“Nearly two million children are exploited in the commercial sex trade … One in five women will be a victim of rape or attempted rape in her lifetime … Nearly 30 million people are held as modern-day slaves …”
These statistics are displayed in bold letters across International Justice Mission (IJM)’s website. Small children with big, sad eyes gaze into the distance in photographs and make the words come alive. IJM is a Christian organization that is committed to fighting modern-day slavery, stolen property rights and human trafficking, among other things.
From October 3–5, 10 Northwestern students, five being members of the Campus Ministry, will participate in the NorthStar Student Leadership Conference in Nashville, Tenn. North Suites Resident Director Kendall Stanislav will be leading the group.
This is the first year NW will be going to the conference. Part of Stanislav’s job on campus includes being the Justice and Service Ministries Coordinator, and while searching through different events, he discovered NorthStar. NW has worked with IJM in previous years, so Stanislav is very confident about the conference.
“They do fantastic work,” he said. “Their theology of justice and perspective of combating injustice aligns with who we are.”
In Nashville, the students will attend workshops and listen to keynote speakers. The small amount of free time they have will be spent exploring Nashville.
“I’m really excited for the group,” Stanislav said. “I’m hoping our students leave with a picture of how they can be involved. Sometimes it can be difficult for us to understand how we can do something from where we’re at.”
After the students come back, Stanislav is encouraging them to spread the information they learned around campus.
One of the NW students participating in the trip is Kelsey Doornenbal. She traveled to India in 2013 to work with an anti-sex trafficking group. She is passionate about this problem and is eager to attend the conference.
“IJM equips students to fight for justice in the name of Christ,” Doornenbal said. “I am really passionate about justice, especially biblical justice, with human trafficking as my main passion.”
She knows many people want to help but don’t know how.
“I want campus to be passionate about it,” she said. She is eager to take what she learns in Nashville back to Orange City. Her goal while in Nashville is to discover what college students can do about these injustices.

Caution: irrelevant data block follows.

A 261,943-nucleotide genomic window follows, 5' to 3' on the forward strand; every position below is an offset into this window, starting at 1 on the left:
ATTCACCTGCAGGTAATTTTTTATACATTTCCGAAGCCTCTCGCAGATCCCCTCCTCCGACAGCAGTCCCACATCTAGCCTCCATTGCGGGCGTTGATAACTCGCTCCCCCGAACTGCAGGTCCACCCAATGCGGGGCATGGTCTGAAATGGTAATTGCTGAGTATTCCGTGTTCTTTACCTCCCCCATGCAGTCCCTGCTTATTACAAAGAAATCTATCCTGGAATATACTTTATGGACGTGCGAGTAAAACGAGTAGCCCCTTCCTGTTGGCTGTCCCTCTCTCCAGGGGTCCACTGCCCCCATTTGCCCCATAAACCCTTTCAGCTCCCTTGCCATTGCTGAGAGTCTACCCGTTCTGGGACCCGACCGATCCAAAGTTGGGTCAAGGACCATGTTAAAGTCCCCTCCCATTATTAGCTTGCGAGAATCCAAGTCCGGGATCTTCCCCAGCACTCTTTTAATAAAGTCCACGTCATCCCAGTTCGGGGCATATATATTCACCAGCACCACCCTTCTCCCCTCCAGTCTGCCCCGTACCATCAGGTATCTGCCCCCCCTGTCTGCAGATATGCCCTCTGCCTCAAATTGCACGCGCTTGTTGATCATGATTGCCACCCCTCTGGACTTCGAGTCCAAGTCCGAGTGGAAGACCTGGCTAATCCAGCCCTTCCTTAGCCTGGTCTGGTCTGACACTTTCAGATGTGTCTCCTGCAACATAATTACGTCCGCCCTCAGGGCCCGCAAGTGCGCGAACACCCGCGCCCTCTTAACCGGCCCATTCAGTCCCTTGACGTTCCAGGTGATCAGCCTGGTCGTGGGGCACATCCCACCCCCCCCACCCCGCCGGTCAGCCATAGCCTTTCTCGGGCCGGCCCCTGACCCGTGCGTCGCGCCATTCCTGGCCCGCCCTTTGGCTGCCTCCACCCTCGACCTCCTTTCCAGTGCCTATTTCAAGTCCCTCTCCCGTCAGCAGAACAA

Doornenbal would like to travel back to India in the future to work with anti-human trafficking organizations. She also wants to help in the recovery process.
“I have a dream of opening my own after-care center,” Doornenbal said. At the center, victims would be nursed back to health, given safety and strengthened with the love of Christ.
Kristen Schuler, another attendee of the conference, also traveled to India. She went this past summer for six weeks and worked at a preventative site with an anti-sex trafficking group. There was a preschool, life skills and after school program for young children. The site mainly served high-risk women and children.
“Sex trafficking caught my attention a few years ago,” Schuler said. “The reality of it is overwhelming.”
Schuler was reminded of the importance that a quality education can make in someone’s life.
“It’s a gift,” she said. “You don’t realize how good you have it until you see the opposite side … you see so much more beyond yourself.”
At NorthStar, she looks forward to learning what she can do to help.
“It’s really easy to hear about issues and get fired up, but it doesn’t mean anything if you don’t take action,” Schuler said.
Schuler, like the rest of the group, wants to bring more awareness about justice matters back to NW.
“If action isn’t taken, these things won’t change,” Schuler said.
The experience of helping victims can be overwhelming.
“These girls need to know that they are loved and cared about,” Schuler said. “Many people ask, ‘How am I, as a single person, going to do anything about this?’ But we can do so much.”
Taylor Studer is joining Doornenbal, Schuler and the rest of the group for the conference. She is passionate about helping those affected by domestic violence and sexual assault and is eager to learn more ways to help through the workshops and speakers.
“I’m hoping there will be different areas to learn about,” Studer said. “It would be good to expand my knowledge in other areas and expand outside of women’s rights.”
After traveling to Greece on NW’s Summer of Service program this past summer, Studer said she wants to continue finding ways to apply what she learned there into serving people on campus and in the local area.
During Studer’s sophomore year at NW, she took a class called Violence Against Women that focused on the oppression of women around the world. The class watched a documentary called “Half the Sky,” which showed how women are treated in different countries.
The documentary made Studer realize the time she is putting into her education could be put to better use by helping others.
“I remember leaving class one night and just sobbing,” Studer said. “I told my roommate that I was moving to another country. I don’t feel like I’m doing any good here. One woman I met while in Greece was brutally attacked by her husband. I can’t be there now to help her, but I can help by treating the women I interact with here with dignity and respect, like every woman deserves.”
Studer and the other students going on the trip are eager to learn more about practical ways to fight injustice through the NorthStar Conference.
With the help of IJM, more than 18,000 people have been relieved from oppression, and with the help of students from NW and all around the world, this number can continue to grow in the future.